Washington Slept Here

Two days ago when Paul V. McNutt received total manpower authority and voluntary enlistments were closed by Presidential order colleges were left out of the immediate plans. This unprecedented step toward war time efficiency settled some of Washington's mot pressing problems, but the plan is not yet complete. College that have been limping along because of deferments, reserve corps, and lenient draft bills, find themselves suddenly hamstrung by the disappearance of the former official policy and the lack of a new one to take its place. With all men from 18 to 38 and from 1-A to 4-F subject to the New Manpower Commission, colleges must either be abandoned or integrated more fully with war effort training. They are now directly dependent on Washington orders, but the long-awaited word seems to have stuck in official throats.

Meanwhile colleges and college students are left, almost without plans at the mercy of a new juggernaut draft bill. The ERC is now closed and its promised reopening for those in special training may very well result in the delay, the arguments, and the local draft board whims that characterized the previous inadequate Selective Service system. Meanwhile draft boards are hot on the trail of 'teen-agers who may be turned into infantry privates instead of valuable technicians because of this gap in the planning.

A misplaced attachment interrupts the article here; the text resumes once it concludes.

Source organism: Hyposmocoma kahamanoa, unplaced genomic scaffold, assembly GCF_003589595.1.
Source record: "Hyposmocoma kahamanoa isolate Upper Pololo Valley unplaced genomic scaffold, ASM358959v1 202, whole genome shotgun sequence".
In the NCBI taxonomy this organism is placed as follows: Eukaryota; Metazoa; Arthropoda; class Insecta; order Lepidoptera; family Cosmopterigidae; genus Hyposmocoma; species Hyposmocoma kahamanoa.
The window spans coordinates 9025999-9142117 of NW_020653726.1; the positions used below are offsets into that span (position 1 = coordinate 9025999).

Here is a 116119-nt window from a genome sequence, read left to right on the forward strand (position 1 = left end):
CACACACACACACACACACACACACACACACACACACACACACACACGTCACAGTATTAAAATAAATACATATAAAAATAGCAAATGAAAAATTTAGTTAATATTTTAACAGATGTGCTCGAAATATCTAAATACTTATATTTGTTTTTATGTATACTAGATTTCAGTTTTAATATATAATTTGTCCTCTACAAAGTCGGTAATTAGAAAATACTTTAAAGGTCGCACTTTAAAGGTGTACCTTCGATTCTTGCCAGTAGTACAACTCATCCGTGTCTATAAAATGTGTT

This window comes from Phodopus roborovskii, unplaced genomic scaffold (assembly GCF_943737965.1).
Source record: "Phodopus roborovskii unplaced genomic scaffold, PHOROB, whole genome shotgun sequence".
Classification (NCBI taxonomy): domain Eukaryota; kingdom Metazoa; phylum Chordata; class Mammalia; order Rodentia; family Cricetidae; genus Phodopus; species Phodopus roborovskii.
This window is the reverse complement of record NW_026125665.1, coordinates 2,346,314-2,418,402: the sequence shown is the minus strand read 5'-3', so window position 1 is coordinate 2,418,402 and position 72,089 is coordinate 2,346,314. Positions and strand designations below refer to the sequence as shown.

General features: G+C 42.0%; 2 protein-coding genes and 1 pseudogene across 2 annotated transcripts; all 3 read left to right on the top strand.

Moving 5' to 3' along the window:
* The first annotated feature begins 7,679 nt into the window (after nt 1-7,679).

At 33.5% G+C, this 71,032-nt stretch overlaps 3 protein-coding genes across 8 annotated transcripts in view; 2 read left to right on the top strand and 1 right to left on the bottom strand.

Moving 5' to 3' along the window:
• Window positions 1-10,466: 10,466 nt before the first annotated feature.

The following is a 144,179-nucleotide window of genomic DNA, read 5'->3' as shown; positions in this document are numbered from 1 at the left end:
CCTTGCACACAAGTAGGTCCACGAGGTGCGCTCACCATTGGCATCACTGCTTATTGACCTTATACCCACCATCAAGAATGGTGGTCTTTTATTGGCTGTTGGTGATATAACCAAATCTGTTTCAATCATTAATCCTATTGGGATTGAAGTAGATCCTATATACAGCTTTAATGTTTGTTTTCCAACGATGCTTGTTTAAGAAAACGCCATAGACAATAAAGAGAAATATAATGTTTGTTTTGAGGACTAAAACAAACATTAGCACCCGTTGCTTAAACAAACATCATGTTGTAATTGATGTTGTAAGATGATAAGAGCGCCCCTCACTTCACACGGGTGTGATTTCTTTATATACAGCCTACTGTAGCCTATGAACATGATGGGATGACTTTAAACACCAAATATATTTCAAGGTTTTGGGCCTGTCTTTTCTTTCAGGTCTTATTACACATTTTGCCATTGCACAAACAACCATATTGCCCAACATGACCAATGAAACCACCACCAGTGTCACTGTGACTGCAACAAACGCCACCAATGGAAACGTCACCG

Another situation that has not yet been fully recognized is the Navy's V-1 program which is still open because it recruits seventeen year olds. At present the Manpower Commission has not authority to deal with students of this age and unless this is soon remedied the Navy might unintentionally destroy the balance of manpower the newly appointed commission is striving to create.

American colleges must play the largest part in training specialists for the war. The recent closure of reserve enlistments indicates that a new, all-embracing plan is already brewing. But the colleges must be given a definite idea of what and how much will be expected of them so they can start to expand facilities, plan curricula, and assemble instructors. The greater the delay, the poorer these preparations will be. With competent civilians finally in charge of manpower, the plan to come will probably be far more effective than the previous attempts. The men in charge of the Commission and the authority granted them inspire the utmost confidence. But the problem of war time education is still unsolved, and unless it is dealt with quickly, the hope inspired by the appointment of the committee may be short-lived.